IU recognized by Internet2 for role in new 100G network
FOR IMMEDIATE RELEASE
November 8, 2012
BLOOMINGTON, Ind.—Indiana University networking experts were recently recognized by Internet2 for their efforts to enhance broadband connectivity and support advanced services and cloud applications across the United States. Their efforts will help provide advanced networking features for more than 200,000 of the country's community anchor institutions, including libraries, hospitals, K-12 schools, community colleges and public safety organizations.
Leaders at Internet2, operators of the nation's fastest, coast-to-coast research and education network, praised IU's contributions at a recent ceremony that launched the United States' first 100 Gigabit per second (Gbps) open, transcontinental, software-defined network. IU's Chris Robb and Steve Wallace were both singled out for their efforts.
"We are honored that Internet2 chose to commend IU," said IU Associate Vice President of Networks David E. Jent, who was also recognized at the event. "The entire IU team has done a fantastic job helping to advance research and innovation across the United States with the lighting of this new network, and we look forward to many more collaborations with Internet2."
Internet2 President David Lambert, Internet2 Board of Trustees' Member Jack Suess and Internet2 Vice President of Network Services Rob Vietzke participated in the ceremony. Their remarks included praise for IU President Michael A. McRobbie, who also serves as chair of Internet2's Board of Trustees, and IU Vice President for Information Technology and CIO Brad Wheeler.
"Since Internet2's first network, Abilene, was built in the late 1990s, Indiana University has provided unparalleled network operations, engineering and deployment support to our community," said Vietzke. "Indiana has filled all of those roles in deploying this new 6,000 component network, while also expanding their role as a lead partner in the development of ground-breaking software-defined network capabilities on the new 100G distribution layer of the network."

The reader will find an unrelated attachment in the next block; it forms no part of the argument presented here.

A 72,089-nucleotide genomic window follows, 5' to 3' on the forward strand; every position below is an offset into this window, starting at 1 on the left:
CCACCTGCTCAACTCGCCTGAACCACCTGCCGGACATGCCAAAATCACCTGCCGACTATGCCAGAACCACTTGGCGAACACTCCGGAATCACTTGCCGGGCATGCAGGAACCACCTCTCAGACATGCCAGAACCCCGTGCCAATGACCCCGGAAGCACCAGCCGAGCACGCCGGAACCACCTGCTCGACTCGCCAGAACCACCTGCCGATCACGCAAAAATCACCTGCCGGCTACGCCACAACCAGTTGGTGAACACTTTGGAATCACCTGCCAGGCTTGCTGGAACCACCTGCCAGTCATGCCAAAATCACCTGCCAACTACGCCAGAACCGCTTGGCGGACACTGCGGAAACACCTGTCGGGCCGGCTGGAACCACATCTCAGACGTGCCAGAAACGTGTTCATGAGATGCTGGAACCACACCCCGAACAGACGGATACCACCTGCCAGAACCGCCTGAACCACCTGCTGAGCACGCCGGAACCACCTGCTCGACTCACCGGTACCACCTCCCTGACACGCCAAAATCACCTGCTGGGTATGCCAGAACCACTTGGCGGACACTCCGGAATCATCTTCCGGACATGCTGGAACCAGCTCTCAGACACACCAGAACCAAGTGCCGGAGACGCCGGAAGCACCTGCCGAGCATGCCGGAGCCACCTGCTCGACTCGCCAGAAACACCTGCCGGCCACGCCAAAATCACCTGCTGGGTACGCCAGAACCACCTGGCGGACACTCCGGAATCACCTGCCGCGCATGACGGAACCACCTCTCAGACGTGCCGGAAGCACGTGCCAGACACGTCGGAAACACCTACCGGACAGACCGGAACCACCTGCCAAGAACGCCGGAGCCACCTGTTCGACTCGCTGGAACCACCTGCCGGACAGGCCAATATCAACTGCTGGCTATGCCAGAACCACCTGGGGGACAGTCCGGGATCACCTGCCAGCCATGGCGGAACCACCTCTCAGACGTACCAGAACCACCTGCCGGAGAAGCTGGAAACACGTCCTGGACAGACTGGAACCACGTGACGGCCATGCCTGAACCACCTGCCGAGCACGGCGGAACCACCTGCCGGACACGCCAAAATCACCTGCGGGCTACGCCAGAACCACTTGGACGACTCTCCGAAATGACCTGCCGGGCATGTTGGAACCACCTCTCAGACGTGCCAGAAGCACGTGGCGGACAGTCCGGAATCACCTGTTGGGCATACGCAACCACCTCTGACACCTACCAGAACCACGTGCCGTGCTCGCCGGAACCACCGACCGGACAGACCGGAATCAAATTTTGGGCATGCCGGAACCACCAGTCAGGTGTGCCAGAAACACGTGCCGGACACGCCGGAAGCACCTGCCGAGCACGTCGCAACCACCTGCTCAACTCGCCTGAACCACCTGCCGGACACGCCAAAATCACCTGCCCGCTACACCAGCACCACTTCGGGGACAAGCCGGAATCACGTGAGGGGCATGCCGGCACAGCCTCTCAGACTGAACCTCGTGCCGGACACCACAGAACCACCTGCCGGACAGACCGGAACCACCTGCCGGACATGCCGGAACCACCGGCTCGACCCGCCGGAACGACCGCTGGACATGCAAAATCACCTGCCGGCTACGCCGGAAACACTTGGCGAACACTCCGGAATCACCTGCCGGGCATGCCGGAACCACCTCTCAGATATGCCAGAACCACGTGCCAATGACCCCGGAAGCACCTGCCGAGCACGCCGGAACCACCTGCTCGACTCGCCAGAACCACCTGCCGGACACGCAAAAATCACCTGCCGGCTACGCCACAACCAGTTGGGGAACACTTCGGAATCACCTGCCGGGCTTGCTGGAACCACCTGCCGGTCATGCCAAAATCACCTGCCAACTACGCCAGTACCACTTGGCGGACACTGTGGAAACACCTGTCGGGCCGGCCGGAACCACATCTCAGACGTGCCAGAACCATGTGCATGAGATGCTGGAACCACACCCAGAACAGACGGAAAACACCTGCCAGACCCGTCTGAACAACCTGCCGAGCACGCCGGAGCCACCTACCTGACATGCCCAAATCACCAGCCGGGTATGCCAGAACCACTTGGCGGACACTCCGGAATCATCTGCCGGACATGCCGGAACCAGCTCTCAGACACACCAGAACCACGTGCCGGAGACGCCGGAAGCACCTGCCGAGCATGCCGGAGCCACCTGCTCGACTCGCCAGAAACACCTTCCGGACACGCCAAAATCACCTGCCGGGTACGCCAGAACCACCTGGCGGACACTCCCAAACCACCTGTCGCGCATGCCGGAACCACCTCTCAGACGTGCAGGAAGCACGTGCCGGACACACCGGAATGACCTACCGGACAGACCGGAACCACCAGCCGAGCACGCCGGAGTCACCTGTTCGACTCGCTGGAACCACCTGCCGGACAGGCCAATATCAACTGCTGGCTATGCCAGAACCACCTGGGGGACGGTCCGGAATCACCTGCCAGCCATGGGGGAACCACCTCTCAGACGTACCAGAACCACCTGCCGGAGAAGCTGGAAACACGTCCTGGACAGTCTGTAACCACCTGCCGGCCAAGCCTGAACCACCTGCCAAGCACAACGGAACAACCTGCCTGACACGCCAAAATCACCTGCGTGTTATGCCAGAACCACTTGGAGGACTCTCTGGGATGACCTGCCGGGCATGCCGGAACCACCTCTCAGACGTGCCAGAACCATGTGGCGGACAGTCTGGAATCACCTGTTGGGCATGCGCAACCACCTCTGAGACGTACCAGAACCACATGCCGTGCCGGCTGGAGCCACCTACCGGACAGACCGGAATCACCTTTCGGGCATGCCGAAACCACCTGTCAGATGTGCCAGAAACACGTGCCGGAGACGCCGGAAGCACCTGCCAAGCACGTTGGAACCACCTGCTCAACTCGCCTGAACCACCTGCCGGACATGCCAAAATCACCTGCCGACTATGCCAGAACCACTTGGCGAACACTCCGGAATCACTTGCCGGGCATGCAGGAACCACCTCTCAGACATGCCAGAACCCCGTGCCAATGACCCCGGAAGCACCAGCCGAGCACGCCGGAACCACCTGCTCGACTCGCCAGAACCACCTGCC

The $97.6M network project funded three major infrastructure items: the acquisition of more than 15,000 miles of dark fiber on a national footprint, an optical system to light the 100 Gbps-capable fiber, and routing and switching equipment to put on top of those 100 Gbps wavelengths to provide services. Working with its regional network partners, Internet2 will use the newly upgraded 100G-enabled Internet2 network to support advanced applications, such as HD and multi-cast video distance learning and telemedicine. The upgraded network was predominately funded through the U.S. Department of Commerce's Broadband Technology Opportunities Program.
Robb and Wallace both played significant roles in the success of the new 100 Gbps network. Robb served as technical lead for network design, and later as lead project manager for dark fiber implementation, optical system installation and routing and switching equipment installation. Wallace coordinated grant development and was a major contributing author.
"It's amazing to be involved with such an immense project that helps so many researchers and educators," said Robb. "That's humbling. It's also important to note that there is a huge team at IU who provided an immense amount of support for the network build. I work with great engineers who make me look good."
Robb serves as Internet2's director of network operations and engineering at IU's Global Research Network Operations Center. Wallace is associate director of educational initiatives for the Indiana Center for Network Translational Research and Education (InCNTRE) at IU.
Internet2@#174; is a member-owned advanced technology community founded by the nation's leading higher education institutions in 1996. Internet2 provides a collaborative environment for U.S. research and education organizations to solve common technology challenges, and to develop innovative solutions in support of their educational, research, and community service missions. For more information, visit www.internet2.edu.